This cigar up for review this week is one I’ve been looking forward to trying for well over a year. Ever since the Houston RTDA in 2007, where I literally bumped into the cigar. I was walking along the skybridge to the convention center from the hotel across the street the first full day of the show when my foot sent something across the floor. I looked down, and there a few feet in front of me was this giant cigar. As I picked up, I realized it was a Black Dragon, a cigar that I had read a bit about. I looked around to see who might have dropped it, but nobody was around. The cigar appeared to be undamaged in spite of its trip across the floor, so I took it as a good omen and in my pocket it went.
Of course I wasn’t foolish enough to think that the Black Dragon I found was one of the ridiculously expensive original editions. You know, the ones that came out in 2006 and retailed for $1,150.00. After selling a limited number of extremely expensive boxes, Gurkha released version of the cigar in 2007 that the average cigar smoker could afford. And this happened to be the cigar I accidentally played soccer with.
I had planned to review the cigar once I got back from the show, if I could pick up at least one more to give it a fair review. Well that didn’t happen. And I haven’t seen any since. I decided to spring for a few loose ones on one of the cigar auction websites so I could finally give it a review. Now it’s time too see if it was really worth all the hassle.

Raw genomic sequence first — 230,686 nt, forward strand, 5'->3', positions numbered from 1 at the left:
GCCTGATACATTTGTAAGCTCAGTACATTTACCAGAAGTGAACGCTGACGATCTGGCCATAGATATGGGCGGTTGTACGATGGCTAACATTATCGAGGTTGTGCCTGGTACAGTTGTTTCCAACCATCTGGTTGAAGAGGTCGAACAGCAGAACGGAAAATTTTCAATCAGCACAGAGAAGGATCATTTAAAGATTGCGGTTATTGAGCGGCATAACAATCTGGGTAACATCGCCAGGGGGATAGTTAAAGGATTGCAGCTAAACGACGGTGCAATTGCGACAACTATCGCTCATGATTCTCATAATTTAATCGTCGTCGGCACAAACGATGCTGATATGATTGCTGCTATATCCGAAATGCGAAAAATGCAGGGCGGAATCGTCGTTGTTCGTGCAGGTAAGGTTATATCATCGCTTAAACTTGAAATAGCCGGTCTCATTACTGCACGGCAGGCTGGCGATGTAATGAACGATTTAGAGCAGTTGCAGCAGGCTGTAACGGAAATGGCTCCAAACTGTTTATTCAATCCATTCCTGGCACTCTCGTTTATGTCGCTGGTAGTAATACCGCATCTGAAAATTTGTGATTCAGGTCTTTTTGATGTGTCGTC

Size: 8 1/2 x 52
Filler: Dominican Republic
Smoking Time: 2 1/2 hours
Price: MSRP ~$15.00
It probably goes without saying this is one big cigar. It might just be the largest cigar I’ve ever smoked. I noticed that its actually longer than my ashtray is wide, which struck me as a bit ridiculous. As I prepared to light it up, I found myself both hoping I’d enjoy it, and wishing I had stumbled on a less time intensive robusto.
As you would expect of any Gurkha cigar, it comes very well decorated. It has the standard over sized Gurkha band with a black color theme, a five and a half inch cedar sheath, with a black ribbon at the foot. Before I slid off the cedar to have a look at the wrapper, I decided to give it a little sniff. Like most cigar smokers, I have a great love for the scent of cedar. But what I smelled surprised me. I didn’t smell cedar as much as I smelled strong mint or even menthol. (Later on the cedar smelled more like cedar.)
Inspecting the wrapper on the cigars, I noticed that one had a large number of spots and the other had a large whole in the wrapper, and rip in leaf at about the halfway point. Both cigars had few veins and were pretty smooth. I did notice that one cigar was firmer construction-wise than the other. from the cold taste, I noted a bit of creamy, savory cocoa.
The burn of both cigars was impressive. The ash was bright white, very solid and the burn line was almost perfect. That is until around the final third when one cigar developed a few burn glitches and developed some flakiness in the ash, and the other had the wrapper split. And once that wrapper split, it was pretty much a lost cause.